Few things in life are more awesome than summer camp (ok, perhaps I’m a bit biased). Your son’s time at Camp Mowglis has the potential to substantially impact his life in remarkably positive ways. In addition to making lifelong friends and getting to do “cool stuff,” he’ll learn more about who he is. He’ll grow in his ability to communicate thoughts and ideas. He’ll learn how to be aware of and respond to others’ needs, more than just his own. He’ll become more attuned to the rhythm of the wild. Perhaps these are the reasons why you’re sending your son to camp. 

While attending summer camp can be a truly remarkable experience, feeling homesick is something your son may very well experience. Homesickness is extremely common. Research in this area suggests that greater than 80% of kids attending residential camps report experiencing some level of homesickness during their time away from home. Importantly, there are things that can be done before camp to help prepare your child for possibly feeling homesick. But first, a little background on who I am:

My name is Dr. Chris Stoddard, and I have over 20 years of experience working with children and adolescents in camps, schools, and clinical settings. I am a licensed psychologist and school psychologist; my specialty is working with pre-teen and adolescent boys who may struggle with emotional and behavioral challenges. Since 2001, I have been involved with summer camps in many different capacities, from cabin counselor to head counselor to ropes course facilitator, to program coordinator. My wife and I met through summer camp nearly 20 years ago! We have a 10-year-old son and a 7-year-old daughter, and we live about 20 minutes away from camp. Suffice it to say, I know camp, and I am invested in your son having an awesome summer!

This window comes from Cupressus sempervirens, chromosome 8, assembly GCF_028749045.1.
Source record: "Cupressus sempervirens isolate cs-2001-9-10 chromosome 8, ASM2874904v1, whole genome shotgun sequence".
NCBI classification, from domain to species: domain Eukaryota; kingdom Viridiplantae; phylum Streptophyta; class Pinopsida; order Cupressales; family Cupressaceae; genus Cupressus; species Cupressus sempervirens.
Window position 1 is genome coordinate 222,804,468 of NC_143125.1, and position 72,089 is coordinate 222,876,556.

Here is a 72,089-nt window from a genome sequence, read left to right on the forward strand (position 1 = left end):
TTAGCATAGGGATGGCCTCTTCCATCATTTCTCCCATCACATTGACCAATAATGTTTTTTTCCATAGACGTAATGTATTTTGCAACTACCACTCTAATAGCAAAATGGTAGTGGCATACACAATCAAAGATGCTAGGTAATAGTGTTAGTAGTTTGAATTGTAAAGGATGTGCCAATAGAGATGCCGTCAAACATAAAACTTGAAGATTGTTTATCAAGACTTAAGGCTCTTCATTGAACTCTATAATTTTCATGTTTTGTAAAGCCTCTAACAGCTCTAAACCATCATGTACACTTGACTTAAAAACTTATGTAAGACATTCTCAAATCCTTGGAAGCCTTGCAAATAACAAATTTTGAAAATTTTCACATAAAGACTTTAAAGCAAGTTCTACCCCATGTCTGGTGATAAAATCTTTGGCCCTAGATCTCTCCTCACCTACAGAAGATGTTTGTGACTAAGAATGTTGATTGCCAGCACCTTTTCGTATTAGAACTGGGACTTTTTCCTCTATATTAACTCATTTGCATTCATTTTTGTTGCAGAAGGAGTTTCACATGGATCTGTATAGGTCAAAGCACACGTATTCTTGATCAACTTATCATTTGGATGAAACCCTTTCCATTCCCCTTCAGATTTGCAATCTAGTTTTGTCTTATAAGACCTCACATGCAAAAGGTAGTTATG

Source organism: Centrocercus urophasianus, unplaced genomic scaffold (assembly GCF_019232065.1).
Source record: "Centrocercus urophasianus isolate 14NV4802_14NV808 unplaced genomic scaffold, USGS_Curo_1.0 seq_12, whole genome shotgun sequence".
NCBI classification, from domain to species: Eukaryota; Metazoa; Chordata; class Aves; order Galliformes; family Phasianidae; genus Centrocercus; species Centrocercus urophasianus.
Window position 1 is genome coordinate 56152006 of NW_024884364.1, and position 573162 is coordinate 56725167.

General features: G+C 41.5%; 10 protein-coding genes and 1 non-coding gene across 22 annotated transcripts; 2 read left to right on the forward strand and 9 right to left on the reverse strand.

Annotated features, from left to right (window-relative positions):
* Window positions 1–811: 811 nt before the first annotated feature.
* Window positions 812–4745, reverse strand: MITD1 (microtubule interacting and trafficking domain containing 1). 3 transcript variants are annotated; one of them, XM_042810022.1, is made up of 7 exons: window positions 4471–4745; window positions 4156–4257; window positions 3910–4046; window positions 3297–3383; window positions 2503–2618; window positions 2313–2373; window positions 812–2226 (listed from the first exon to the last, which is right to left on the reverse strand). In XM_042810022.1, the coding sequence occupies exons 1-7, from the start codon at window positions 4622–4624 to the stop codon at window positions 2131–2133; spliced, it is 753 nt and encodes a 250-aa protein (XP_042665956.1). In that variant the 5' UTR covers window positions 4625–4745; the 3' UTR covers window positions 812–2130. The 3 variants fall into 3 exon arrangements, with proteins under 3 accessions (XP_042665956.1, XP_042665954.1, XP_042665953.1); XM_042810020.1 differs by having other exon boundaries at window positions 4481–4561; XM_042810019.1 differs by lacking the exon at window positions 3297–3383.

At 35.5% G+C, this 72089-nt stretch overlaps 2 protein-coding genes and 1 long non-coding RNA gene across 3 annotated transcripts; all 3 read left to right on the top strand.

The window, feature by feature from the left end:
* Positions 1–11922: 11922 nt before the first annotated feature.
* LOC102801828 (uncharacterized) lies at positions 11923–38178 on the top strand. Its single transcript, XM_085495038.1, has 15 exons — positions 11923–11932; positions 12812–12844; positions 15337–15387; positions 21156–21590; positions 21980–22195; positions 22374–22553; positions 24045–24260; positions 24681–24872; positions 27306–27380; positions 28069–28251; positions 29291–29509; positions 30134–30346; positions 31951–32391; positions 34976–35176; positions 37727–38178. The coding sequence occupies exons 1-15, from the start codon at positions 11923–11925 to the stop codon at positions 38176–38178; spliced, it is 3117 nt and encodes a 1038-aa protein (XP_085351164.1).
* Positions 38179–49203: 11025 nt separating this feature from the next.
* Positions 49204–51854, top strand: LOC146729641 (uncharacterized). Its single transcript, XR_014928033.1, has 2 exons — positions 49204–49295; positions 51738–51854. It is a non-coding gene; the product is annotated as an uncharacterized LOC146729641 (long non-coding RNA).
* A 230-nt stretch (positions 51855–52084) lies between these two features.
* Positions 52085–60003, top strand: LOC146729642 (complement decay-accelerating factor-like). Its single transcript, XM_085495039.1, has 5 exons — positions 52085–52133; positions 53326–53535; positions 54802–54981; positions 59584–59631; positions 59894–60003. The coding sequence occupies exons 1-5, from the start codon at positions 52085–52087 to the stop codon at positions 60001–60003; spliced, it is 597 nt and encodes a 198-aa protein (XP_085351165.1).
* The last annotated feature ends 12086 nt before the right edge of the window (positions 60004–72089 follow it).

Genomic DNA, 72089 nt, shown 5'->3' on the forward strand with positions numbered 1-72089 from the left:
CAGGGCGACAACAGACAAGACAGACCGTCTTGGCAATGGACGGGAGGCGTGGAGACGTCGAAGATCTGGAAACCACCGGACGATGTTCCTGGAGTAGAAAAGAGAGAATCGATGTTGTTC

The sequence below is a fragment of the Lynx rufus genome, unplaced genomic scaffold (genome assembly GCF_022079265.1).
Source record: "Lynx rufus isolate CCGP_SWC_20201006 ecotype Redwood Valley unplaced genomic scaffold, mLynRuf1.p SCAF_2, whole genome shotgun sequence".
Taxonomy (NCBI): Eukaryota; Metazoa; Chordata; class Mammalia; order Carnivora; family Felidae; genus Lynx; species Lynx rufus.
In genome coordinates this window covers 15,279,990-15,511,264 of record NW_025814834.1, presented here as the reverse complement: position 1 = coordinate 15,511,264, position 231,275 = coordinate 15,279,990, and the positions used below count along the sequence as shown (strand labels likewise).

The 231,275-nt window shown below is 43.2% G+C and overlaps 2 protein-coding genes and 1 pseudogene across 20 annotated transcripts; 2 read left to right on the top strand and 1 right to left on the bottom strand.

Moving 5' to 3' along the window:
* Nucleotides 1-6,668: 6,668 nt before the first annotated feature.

In many ways, a successful summer experience for your son starts now. Here’s my Top 5 List for addressing homesickness before it starts:

  • The decision to attend camp should be a mutually agreed-upon decision.

Compared with kids who want to come to camp, kids forced to go to camp are at exponentially greater risk of struggling with severe homesickness. Having what’s called “decision control” about camp significantly lowers the risk of homesickness. 

  • Talk about it.

Talking about homesickness does not make it more likely or more severe. In fact, I will be encouraging staff to check in regularly with campers about how homesick they are feeling. It’s hard to observe if a child is worrying about being away from home. Unless the behaviors are severe, it’s hard for camp staff to notice whether or not a camper is struggling with missing home. So, rather than waiting for your son to tell you he’s worried about camp, I encourage you to initiate conversations about things he might be worried about. From worries about missing home, to concerns about making new friends, to eating different foods, keeping the door open to talk about it all fosters positive coping. The key, here, is for your son to understand that it’s ok for him to feel a bit out-of-sorts at times while at camp; I guarantee you, he isn’t alone.